The monetary conditions index for the Czech Republic
This box describes the monetary conditions in the Czech Republic using the real monetary conditions index (RMCI). The basic version of the RMCI is calculated as the weighted average of the deviations of domestic ex ante real interest rates and the real exchange rate from their equilibrium levels (see Chart 1). The components of the RMCI are weighted 3:1 in favour of interest rates.1 In this sense, the RMCI describes the aggregate monetary policy stance. The interest rate component of the RMCI consist of the 3M PRIBOR market rate adjusted for financial market inflation expectations one year ahead. The exchange rate component is expressed as the deviation of the effective real exchange rate from the midpoint of the range of estimates of its equilibrium levels.
Chart 1 (BOX) Basic version of RMCI
The monetary conditions have been very accommodative since the end of 2013, albeit rather less so recently as a result of a fall in inflation expectations
(positive values refer to easy monetary conditions and negative values to tight monetary conditions; source: CNB, CNB calculation)
A key question is how the monetary conditions effect the demand side of the economy. An alternative monetary conditions index has been constructed for this purpose. This describes the broader monetary conditions and was inspired by the literature on the construction of financial conditions indices using FAVAR models. In this case, the monetary conditions are seen not merely as a combination of settings of monetary policy instruments, as their effect on each sector of the real economy is also taken into account. The alternative index thus reflects the monetary conditions in terms of their affect on the end of the transition mechanism, i.e. via the interest rates relevant to each sector in the economy and via the real exchange rate of the koruna. The disadvantage of this index is that the source of its movements cannot be identified. This stems from the fact that the index is not a mere linear combination of input series, as in the basic version, because the weights change in every time period.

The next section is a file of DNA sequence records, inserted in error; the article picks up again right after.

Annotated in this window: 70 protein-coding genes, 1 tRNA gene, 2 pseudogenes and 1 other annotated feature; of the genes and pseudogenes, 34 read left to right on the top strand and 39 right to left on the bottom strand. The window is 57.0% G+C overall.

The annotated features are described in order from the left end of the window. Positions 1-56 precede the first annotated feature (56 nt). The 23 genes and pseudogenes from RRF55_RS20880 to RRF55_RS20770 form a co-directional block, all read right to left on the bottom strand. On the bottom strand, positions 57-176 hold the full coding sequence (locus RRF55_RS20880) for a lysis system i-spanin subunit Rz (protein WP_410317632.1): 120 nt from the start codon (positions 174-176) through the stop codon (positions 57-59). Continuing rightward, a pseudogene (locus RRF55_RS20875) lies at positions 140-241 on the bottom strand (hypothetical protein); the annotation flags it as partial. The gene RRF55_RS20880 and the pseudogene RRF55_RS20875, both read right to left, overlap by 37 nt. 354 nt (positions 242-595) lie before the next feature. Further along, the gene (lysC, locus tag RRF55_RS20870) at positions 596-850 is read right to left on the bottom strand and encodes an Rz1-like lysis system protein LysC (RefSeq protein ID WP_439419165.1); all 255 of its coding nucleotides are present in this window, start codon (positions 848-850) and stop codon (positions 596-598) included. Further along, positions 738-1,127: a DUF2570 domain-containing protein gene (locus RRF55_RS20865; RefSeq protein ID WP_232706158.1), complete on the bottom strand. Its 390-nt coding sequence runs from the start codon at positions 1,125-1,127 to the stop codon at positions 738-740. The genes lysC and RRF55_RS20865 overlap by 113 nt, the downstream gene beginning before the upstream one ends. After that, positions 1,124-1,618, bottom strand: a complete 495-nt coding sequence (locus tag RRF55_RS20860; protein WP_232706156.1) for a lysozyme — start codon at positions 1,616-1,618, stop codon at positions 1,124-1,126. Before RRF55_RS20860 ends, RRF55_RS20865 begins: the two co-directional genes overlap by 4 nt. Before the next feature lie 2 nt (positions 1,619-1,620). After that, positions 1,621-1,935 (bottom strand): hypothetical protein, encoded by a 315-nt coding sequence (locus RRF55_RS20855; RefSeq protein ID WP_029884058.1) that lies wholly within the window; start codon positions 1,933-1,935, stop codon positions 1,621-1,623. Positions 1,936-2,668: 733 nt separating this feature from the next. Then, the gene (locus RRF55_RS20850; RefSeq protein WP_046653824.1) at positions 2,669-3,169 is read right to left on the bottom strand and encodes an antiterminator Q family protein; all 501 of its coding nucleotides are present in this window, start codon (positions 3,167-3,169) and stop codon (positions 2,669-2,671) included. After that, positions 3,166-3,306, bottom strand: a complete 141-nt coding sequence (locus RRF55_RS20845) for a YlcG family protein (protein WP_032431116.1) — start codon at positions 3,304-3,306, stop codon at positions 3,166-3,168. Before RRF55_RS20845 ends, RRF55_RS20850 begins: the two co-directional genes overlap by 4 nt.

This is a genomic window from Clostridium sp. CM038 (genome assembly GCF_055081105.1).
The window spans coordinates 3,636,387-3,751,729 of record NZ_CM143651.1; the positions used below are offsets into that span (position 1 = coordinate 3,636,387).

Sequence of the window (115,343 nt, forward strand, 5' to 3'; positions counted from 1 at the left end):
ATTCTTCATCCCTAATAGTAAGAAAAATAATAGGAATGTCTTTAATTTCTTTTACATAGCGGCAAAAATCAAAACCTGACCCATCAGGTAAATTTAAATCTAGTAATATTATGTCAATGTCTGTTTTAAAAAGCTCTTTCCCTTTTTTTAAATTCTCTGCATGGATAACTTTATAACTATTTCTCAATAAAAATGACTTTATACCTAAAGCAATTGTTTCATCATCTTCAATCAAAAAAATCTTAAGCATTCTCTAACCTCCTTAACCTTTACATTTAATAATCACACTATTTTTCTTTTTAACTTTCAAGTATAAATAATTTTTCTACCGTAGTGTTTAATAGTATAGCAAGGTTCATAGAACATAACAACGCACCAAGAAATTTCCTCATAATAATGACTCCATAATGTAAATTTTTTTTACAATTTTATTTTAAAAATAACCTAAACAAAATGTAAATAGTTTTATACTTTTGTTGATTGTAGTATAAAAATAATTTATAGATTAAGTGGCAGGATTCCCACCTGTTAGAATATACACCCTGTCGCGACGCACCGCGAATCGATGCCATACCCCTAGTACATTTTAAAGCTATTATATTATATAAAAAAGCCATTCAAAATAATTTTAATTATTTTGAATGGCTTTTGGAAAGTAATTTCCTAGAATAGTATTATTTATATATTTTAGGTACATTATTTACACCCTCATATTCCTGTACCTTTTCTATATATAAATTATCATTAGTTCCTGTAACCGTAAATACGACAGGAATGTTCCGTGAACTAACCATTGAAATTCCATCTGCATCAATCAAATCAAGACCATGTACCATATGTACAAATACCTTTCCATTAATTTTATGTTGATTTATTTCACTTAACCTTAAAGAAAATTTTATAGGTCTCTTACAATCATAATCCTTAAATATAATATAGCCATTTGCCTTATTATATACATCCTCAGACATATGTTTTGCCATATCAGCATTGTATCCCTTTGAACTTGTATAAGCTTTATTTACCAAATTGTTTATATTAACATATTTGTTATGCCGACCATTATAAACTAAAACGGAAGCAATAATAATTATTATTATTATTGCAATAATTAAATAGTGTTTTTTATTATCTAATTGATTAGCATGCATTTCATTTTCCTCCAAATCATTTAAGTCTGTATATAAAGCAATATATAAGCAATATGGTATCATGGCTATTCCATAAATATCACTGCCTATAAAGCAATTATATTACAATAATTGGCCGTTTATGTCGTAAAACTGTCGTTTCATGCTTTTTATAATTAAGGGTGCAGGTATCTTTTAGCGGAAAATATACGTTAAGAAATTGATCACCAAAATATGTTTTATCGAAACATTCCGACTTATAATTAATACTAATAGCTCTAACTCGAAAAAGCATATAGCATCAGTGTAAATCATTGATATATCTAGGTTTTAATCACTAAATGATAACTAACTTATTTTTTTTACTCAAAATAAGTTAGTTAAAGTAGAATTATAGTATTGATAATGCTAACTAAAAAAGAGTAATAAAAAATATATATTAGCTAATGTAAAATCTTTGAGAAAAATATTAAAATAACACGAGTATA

Both indices (see Chart 2) indicate an easing of the monetary conditions in 2005–2007 and a subsequent tightening due to a sharp appreciation of the koruna and an increase in interest rates in response to an overheating economy and rising inflation. This was followed by a rapid easing of the monetary conditions (according to the basic version of the index mainly in the interest rate component and temporarily also in the exchange rate component) in reaction to the global financial and economic crisis. A further easing of the monetary conditions is apparent in late 2013 and early 2014 both through the direct effect of the weakening of the koruna on the real exchange rate (the adoption of the exchange rate commitment by the CNB) and due to an increase in inflation expectations. Since then, the domestic real monetary conditions have been very accommodative, albeit rather less so recently as a result of a fall in financial market analysts’ inflation expectations one year ahead.
Chart 2 (BOX) Comparison of basic and alternativ versions of RMCI
The two indices offer a very similar picture of the real monetary conditions in recent years
(for the basic RMCI positive values refer to easy monetary conditions and for the alternative RMCI a rise in value refers to an easing of the monetary conditions; source: CNB, CNB calculation)
1 The index weights correspond to the accumulated strength of the impulse responses of the output gap to an interest rate shock (the weight for the interest rate component) and an exchange rate shock (the weight for the exchange rate component). A horizon of 1–8 quarters was chosen for robustness. This encompasses the standard monetary policy horizon. In addition, according to impulse responses, the strongest effect of interest rate and exchange rate shocks on the output gap and inflation rates fades away within this time scale.